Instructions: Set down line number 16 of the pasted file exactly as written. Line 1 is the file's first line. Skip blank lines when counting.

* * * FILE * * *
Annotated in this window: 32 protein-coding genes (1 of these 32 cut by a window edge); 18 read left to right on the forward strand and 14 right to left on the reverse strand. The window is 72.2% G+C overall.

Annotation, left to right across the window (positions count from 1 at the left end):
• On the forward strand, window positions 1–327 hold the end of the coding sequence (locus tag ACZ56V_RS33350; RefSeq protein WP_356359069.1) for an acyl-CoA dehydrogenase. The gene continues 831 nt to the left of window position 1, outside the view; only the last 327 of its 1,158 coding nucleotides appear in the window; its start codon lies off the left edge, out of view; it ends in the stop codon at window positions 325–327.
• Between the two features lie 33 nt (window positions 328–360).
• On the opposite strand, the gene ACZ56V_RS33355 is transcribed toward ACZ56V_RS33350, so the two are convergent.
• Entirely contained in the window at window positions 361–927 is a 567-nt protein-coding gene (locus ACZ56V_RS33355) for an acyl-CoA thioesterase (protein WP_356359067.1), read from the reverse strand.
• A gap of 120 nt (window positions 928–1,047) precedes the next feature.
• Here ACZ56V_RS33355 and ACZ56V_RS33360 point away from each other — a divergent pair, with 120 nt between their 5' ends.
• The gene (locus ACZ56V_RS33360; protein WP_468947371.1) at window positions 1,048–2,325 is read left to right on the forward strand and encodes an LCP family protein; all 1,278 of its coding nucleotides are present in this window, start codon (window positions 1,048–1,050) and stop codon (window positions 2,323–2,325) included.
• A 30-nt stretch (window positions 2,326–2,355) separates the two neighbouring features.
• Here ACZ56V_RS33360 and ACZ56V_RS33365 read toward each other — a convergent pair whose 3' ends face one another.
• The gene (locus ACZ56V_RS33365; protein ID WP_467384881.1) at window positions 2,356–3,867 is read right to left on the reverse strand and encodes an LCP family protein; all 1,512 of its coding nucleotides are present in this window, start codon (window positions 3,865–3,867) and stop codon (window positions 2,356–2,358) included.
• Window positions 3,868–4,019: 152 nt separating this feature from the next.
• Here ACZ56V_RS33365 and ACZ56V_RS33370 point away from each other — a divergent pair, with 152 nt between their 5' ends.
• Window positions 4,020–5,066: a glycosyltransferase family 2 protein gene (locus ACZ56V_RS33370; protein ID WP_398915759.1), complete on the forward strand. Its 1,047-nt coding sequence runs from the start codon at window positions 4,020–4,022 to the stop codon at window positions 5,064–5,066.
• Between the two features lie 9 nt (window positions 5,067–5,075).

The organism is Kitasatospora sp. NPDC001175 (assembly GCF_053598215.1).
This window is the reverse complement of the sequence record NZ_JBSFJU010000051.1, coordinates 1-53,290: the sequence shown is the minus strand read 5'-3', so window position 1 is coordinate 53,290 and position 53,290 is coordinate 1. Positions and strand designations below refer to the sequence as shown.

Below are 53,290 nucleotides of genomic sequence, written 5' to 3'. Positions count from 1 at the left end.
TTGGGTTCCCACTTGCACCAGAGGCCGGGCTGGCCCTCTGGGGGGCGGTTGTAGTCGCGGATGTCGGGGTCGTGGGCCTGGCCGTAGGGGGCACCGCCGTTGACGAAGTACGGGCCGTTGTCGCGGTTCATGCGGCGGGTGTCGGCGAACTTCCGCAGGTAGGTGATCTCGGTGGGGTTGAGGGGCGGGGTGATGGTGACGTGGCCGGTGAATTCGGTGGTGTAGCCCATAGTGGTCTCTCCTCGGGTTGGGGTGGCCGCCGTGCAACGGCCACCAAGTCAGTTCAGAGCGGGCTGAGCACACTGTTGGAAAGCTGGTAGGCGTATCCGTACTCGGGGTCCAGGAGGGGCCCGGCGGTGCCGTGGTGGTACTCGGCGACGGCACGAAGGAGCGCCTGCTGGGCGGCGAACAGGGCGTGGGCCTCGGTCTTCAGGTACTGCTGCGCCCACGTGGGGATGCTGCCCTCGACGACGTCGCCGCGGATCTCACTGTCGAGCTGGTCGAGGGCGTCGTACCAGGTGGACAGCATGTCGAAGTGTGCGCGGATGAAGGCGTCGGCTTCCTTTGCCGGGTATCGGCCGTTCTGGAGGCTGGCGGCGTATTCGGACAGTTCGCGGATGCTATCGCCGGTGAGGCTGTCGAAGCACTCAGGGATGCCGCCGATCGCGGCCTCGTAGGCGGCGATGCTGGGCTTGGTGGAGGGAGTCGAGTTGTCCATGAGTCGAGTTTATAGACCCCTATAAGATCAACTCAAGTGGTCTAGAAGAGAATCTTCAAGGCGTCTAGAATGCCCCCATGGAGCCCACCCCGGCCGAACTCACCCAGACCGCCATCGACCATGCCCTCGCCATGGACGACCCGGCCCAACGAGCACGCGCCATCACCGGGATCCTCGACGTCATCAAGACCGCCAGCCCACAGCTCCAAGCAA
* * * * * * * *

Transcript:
• Between the two features lie 9 nt (window positions 5,067–5,075).